Avoiding Scams

Was watching the news this morning and Martin Lewis was on.
He said if you receive an SMS asking for you to phone the bank and it’s illegitimate, it’s not a good idea to find the the genuine number and phone it as the scammers could redirect the phone call to them. Is this true ?
He said it’s best to phone up a friend/family and make sure the call goes through to them and not the scammer first?

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Eh, what? If you phone the genuine number from a mobile I don’t see any potential problem

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This is purely a placebo, to dot the i’s and cross the t’s

Thats what I thought. But Martin Lewis clearly said not to do that. Maybe he meant if you phone them, hang up, then re dial another number they could be listening

It’s possible for scammers to hold the line open when you ‘hang up’, meaning that when you call back to get the bank it’s actually the scammers still on the line.

It sounds like rather than trying to explain entirely what is happening, Lewis is just making it as simple as possible to avoid it happening.

You could also get around it by calling from a different phone, but I think what Lewis is doing here is avoiding the assumption that everyone has more than one phone they can use. He’s also indirectly advising the potential victim to get some help from a friend/family, meaning that you have someone there to calm you down and stop you falling into a trap through being stressed or pressurised.


But if you are phoning the genuine number then the scammers won’t be involved

Sounds like you’ve misheard slightly and jumbled things up a bit.

Yes this is what he said

He said this too.

Right, I found this

Martin explained that if you receive a call from someone telling you that it’s your bank and they are calling to discuss an “urgent” or “pressing” matter, the best thing to do is “put the phone down straight away”.

The journalist continued: “You put the phone down, you go find the number yourself, and this is the important bit - you call them back on a different phone.

“Call them back on your mobile if they called your landline, and your landline if they called your mobile.”

Martin advised viewers to wait an hour or two and to try calling a friend first.

He explained: “Even if you put the phone down and dial the new number, they could be holding on that line for you to pick it up and fake a dial tone.

So it sounds like you’ve got his advice or phone calls mixed up with sms


Ah yes, thanks for the clarification :slight_smile:

I don’t think this is at all justified in this day and age. In the early 2010s BT used to have a call clearing time of a couple of minutes, but that was reduced in 2014 to 10 seconds and again in 2015 to 2 seconds.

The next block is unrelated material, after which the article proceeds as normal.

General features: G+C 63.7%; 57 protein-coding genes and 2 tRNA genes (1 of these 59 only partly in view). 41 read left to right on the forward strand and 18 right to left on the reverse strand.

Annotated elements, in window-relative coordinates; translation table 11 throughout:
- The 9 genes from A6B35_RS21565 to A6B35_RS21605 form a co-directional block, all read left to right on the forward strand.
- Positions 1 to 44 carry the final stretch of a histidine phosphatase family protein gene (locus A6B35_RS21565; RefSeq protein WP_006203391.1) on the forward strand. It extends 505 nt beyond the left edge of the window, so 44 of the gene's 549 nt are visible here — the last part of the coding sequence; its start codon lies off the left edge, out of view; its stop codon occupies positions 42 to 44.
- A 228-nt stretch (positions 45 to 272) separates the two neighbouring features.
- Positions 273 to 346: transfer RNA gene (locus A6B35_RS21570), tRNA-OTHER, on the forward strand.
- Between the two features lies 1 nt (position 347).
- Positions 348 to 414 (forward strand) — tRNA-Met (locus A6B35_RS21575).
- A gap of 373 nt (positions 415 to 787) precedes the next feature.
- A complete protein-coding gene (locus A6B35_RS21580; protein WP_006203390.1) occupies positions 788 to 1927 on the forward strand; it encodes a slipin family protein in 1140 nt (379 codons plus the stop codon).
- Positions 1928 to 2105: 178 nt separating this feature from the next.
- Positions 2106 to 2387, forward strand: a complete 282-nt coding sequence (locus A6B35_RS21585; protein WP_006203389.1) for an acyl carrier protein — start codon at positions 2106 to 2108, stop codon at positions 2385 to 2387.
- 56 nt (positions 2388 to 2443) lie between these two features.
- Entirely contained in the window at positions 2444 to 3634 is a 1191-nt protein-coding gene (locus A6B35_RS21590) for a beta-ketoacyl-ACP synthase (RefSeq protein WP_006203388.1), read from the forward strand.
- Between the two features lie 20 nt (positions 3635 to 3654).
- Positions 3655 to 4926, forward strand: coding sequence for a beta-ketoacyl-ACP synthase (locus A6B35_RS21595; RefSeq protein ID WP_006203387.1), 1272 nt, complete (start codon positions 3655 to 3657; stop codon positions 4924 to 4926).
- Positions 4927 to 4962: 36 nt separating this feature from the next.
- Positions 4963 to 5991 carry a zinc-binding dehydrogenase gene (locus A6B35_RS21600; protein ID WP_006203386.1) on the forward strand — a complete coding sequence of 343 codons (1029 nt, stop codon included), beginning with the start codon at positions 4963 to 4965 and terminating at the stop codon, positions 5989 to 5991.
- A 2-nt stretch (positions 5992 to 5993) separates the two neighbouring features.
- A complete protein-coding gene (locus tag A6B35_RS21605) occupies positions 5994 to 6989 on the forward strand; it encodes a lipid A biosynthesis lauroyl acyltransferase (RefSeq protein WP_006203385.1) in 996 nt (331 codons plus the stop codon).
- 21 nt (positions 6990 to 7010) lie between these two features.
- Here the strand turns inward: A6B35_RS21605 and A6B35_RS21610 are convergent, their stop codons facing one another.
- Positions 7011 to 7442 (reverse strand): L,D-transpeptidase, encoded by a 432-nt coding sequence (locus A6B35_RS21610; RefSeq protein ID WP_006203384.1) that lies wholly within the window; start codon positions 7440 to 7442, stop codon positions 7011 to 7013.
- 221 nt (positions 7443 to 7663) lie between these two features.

I’d be shocked if any operator in the UK had a clearing time of more than a second or two.


I have heard this many times on BBC shows as well. It is a genuine problem and some police forces have produced videos warning people about it.

Unfortunately it happens still. In my job I take a lot of calls - several daily - from people who have hung up and called a number (usually the police) only to still be talking to the scammers.


If the advice said “wait 10 seconds” then people won’t think a few seconds matters and will make the call right away.

If the advice is hours, you’re more likely to wait and it also gives you a chance to destress and think about the situation.


Very often people expect some kind of instant action. Instant payment, instant response from the server, although in fact very often it takes some time to process a signal or command - this is normal.

I’m confused :neutral_face:

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This is normal

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I think my brain is just taking some time to process the signal or command in the comment above

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You made the mistake of expecting some kind of instant action


Sure saying wait 10 seconds can lead to people taking shortcuts and being under 2 seconds (if it’s even that any more… it was originally so you could put the handset down and pick up on another phone in the house, but with mobile/cordless that’s unnecessary).

But hours? Just say 10 minutes, otherwise you’re just prolonging the anxiety of someone who may believe the bank/police/HMRC are accusing them of something.

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This is only an issue with landlines right? On a mobile when you end a call the line is dead isn’t it?